Tags: irs | cincinnati | lois | lerner

Letters Suggest IRS Targeting Handled by Higher-Ups

Image: Letters Suggest IRS Targeting Handled by Higher-Ups
Tea Party supporters gather for a rally outside IRS headquarters in Washington on May 21.

By    |   Wednesday, 29 May 2013 09:39 AM

Attorneys for conservative groups that applied to the Internal Revenue Service for tax-exempt status say some requests for additional information came from Washington rather than from the agency's Cincinnati office as the IRS has maintained.

Jay Sekulow, an attorney representing 27 conservative groups which claim they were targeted by the IRS, gave some of the letters to NBC News, saying that their contacts with the agency show that the practices went beyond a few employees in Cincinnati.

He said he was preparing to file a federal lawsuit this week on behalf of his clients.

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"We've dealt with 15 agents, including tax law specialists — that's lawyers — from four different offices, including [the] Treasury [Department] in Washington, D.C.," he told NBC. "So the idea that this is a couple of rogue agents in Cincinnati is not correct."

At least one letter, which requested additional information from the Ohio Liberty Council Corp., had the stamped signature of Lois Lerner, director of the IRS Exempt Organizations section in Washington. She was placed on administrative leave last week.

Invoking her Fifth Amendment rights, Lerner on May 22 refused to testify before the House Oversight and Government Reform Committee.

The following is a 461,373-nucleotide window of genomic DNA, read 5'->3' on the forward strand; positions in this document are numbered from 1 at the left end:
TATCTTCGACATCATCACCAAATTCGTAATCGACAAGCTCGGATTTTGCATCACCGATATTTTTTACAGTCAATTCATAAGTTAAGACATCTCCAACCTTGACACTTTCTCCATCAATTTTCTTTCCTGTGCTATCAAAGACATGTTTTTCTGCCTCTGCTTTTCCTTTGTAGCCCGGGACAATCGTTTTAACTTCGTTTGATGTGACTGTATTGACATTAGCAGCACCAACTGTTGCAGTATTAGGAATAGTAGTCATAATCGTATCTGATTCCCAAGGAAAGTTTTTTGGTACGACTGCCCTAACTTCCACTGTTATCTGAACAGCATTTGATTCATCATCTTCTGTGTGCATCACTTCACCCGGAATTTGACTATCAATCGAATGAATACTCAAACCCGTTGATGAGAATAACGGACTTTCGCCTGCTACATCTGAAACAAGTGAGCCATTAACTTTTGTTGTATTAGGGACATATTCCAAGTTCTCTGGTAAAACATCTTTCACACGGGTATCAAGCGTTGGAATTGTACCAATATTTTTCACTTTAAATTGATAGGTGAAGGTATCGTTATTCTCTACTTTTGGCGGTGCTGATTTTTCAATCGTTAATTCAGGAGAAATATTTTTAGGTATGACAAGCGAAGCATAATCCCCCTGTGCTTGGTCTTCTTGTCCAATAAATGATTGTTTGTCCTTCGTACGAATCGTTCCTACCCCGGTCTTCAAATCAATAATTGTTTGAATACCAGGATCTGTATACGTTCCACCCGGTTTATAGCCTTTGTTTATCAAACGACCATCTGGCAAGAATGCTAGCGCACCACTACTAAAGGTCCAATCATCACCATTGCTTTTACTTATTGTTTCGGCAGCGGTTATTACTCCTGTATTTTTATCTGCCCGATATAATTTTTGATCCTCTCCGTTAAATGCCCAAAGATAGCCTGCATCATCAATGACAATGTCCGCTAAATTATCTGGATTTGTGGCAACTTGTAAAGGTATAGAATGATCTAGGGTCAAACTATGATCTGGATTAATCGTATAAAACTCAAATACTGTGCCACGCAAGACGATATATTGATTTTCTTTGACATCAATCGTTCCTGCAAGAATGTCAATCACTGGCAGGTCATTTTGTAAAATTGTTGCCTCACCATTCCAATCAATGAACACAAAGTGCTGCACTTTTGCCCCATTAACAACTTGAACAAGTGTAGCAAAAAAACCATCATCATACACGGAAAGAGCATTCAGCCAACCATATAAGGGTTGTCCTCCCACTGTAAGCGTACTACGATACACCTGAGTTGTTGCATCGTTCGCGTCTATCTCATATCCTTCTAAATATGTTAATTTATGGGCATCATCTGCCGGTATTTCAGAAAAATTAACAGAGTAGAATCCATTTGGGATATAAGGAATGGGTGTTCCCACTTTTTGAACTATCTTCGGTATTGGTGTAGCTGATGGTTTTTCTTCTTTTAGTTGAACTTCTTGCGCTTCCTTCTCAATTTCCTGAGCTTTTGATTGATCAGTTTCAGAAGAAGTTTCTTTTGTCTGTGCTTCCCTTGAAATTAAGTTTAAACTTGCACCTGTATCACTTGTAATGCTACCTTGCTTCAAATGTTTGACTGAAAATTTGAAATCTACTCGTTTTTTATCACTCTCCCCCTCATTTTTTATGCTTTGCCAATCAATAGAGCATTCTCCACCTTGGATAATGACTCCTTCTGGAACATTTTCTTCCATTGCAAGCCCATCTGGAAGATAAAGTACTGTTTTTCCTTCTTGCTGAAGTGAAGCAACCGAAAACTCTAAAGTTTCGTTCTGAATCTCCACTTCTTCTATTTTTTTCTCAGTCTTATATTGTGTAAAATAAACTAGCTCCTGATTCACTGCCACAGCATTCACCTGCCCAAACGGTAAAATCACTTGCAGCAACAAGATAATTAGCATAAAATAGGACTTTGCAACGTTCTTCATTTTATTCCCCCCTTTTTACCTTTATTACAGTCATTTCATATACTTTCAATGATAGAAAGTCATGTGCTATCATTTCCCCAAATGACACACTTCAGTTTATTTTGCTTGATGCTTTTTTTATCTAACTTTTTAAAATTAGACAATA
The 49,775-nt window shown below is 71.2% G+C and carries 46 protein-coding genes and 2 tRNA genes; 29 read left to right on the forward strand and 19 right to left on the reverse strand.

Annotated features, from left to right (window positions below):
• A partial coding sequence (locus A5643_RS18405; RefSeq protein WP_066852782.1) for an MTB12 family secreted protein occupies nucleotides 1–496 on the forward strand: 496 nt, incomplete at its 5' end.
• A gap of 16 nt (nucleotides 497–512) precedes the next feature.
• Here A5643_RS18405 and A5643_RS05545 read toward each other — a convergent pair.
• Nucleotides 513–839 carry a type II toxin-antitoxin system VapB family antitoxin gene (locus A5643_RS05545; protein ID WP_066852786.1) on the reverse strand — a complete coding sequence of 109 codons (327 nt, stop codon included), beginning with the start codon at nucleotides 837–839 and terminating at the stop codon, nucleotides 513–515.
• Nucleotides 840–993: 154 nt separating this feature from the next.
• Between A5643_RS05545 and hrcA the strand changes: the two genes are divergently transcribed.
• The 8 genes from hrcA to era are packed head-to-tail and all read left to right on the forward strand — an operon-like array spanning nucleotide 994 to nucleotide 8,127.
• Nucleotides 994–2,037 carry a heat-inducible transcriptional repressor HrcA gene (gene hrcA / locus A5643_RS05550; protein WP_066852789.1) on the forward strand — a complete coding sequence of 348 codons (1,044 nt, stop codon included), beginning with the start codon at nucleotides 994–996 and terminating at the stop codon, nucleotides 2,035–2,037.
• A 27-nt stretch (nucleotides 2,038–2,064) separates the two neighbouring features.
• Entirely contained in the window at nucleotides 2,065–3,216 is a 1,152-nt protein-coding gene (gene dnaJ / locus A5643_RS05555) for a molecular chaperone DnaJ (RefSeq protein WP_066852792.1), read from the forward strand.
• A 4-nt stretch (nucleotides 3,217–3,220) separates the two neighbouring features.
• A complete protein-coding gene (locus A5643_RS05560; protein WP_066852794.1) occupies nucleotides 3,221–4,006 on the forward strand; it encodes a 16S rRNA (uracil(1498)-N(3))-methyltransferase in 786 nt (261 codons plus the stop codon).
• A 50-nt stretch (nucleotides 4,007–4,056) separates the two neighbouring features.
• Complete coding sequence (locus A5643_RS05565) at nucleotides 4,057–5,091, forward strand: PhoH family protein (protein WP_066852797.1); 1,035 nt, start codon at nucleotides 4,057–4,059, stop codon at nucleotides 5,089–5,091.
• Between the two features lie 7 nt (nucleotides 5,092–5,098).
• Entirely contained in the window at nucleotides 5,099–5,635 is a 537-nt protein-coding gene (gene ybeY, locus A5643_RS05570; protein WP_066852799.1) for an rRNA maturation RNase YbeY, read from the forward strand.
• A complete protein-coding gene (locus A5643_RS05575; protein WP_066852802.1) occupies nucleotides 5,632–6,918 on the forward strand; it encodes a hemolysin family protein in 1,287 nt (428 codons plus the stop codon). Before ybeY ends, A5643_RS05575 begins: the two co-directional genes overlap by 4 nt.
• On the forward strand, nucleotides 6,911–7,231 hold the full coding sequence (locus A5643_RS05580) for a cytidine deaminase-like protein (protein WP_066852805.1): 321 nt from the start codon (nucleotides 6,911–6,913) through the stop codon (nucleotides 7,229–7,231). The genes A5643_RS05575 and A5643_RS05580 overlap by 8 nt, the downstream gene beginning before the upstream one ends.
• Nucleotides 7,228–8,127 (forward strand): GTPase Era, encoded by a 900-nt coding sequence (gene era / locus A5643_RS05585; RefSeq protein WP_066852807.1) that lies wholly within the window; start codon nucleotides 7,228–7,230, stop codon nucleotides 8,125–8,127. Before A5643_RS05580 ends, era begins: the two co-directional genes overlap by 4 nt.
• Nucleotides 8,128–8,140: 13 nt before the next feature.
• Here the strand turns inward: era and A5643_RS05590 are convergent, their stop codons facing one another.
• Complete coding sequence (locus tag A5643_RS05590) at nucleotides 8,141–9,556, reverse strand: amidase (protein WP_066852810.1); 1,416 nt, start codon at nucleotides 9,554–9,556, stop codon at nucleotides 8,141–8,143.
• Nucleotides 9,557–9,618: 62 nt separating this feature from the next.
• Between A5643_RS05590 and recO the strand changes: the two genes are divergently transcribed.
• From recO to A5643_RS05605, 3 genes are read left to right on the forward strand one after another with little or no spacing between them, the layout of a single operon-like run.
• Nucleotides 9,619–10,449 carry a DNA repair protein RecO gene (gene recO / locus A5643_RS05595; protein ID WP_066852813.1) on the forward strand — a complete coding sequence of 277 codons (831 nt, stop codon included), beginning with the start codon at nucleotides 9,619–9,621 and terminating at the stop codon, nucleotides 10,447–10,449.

"I have not done anything wrong," she told the committee. "I have not broken any laws, violated IRS regulations or provided false information to this or any other committee."

Among the letters that Sekulow showed NBC were several with return IRS addresses from "Department of the Treasury/Internal Revenue Service/Washington, D.C." Two of those letters were signed by "Tax Law Specialist(s) from Exempt Organizations Technical Group 1 and Technical Group 2."

Cleta Mitchell, another attorney representing conservative groups which claim they were targeted, told NBC that an IRS agent in Cincinnati advised her that a "task force" IRS office in Washington was making the decisions about processing applications.

"I know that this process was going on in Washington because I've dealt with those people," she said.






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Attorneys for conservative groups that applied to the Internal Revenue Service for tax exempt status say some requests for additional information came from Washington rather than originating solely in the agency's Cincinnati office, as the IRS has maintained.
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2013-39-29
Wednesday, 29 May 2013 09:39 AM
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